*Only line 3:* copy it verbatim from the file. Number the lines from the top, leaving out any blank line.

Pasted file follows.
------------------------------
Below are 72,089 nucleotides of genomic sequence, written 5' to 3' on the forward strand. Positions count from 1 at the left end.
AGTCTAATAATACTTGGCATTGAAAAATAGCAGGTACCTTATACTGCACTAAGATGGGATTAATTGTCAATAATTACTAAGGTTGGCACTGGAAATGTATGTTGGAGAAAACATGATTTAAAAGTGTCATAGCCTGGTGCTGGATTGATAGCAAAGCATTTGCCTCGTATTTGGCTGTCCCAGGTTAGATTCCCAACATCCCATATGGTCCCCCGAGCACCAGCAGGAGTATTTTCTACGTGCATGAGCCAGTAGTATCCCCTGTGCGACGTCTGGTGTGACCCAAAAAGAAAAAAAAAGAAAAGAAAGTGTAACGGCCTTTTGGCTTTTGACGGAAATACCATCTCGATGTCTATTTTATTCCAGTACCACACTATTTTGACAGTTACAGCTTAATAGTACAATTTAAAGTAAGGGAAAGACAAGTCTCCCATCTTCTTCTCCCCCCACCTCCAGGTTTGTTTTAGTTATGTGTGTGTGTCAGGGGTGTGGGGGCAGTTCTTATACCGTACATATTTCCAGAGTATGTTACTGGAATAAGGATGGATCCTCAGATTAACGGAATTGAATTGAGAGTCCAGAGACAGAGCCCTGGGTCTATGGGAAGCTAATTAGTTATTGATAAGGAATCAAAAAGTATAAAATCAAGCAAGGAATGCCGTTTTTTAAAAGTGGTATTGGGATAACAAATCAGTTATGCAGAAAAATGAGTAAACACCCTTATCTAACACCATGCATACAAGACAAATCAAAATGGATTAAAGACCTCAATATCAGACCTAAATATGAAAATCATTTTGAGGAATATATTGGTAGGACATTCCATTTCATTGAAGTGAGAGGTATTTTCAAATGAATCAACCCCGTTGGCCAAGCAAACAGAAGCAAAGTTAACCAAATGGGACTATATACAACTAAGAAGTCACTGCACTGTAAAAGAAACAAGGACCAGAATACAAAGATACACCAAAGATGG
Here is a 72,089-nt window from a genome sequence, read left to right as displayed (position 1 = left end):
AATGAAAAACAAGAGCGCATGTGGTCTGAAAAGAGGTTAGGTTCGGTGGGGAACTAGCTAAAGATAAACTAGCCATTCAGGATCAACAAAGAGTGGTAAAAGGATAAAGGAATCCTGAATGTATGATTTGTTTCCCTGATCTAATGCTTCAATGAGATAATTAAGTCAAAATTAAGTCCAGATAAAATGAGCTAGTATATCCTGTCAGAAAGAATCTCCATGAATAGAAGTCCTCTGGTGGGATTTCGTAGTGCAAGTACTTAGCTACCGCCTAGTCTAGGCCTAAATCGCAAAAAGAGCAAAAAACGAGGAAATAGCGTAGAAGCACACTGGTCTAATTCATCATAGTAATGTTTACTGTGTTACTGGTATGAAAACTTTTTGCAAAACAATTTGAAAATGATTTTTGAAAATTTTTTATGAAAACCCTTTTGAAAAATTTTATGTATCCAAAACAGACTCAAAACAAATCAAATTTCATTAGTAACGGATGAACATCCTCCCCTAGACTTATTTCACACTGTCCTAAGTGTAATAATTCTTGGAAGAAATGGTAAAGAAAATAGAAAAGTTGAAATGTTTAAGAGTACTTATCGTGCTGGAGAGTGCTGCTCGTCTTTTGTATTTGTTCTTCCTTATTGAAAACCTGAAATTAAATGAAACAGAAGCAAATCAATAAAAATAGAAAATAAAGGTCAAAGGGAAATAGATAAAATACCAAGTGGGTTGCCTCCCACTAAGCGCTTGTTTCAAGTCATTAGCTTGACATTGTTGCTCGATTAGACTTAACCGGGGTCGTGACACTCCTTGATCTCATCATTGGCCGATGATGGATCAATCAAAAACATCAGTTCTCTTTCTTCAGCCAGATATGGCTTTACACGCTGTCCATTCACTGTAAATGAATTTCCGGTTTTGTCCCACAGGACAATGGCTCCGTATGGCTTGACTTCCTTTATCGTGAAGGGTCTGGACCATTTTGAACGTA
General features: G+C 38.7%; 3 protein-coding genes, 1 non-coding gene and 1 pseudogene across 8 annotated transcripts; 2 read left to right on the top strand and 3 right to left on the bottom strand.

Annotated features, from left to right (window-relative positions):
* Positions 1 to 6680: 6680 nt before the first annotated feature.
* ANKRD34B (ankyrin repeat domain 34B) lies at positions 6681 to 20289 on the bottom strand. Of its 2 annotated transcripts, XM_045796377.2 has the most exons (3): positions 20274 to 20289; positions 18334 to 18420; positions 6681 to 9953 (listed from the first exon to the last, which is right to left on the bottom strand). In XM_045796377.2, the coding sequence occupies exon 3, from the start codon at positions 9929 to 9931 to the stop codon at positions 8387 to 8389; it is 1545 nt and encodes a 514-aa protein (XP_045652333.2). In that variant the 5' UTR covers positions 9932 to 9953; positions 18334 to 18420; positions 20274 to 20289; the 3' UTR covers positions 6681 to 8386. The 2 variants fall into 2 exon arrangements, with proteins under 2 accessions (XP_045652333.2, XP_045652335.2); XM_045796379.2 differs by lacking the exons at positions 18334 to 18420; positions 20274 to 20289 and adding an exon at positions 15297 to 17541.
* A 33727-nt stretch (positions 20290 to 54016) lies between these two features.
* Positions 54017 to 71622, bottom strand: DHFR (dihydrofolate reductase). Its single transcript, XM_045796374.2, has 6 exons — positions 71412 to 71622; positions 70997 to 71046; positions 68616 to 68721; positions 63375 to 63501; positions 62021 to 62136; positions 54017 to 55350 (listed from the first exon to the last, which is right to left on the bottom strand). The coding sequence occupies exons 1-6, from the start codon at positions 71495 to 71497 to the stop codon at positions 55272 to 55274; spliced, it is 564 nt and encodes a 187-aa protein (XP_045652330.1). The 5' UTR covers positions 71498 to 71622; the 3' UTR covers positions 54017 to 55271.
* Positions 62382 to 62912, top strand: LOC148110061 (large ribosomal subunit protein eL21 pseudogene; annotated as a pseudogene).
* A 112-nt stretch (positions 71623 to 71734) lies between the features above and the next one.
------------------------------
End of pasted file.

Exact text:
Here is a 72,089-nt window from a genome sequence, read left to right as displayed (position 1 = left end):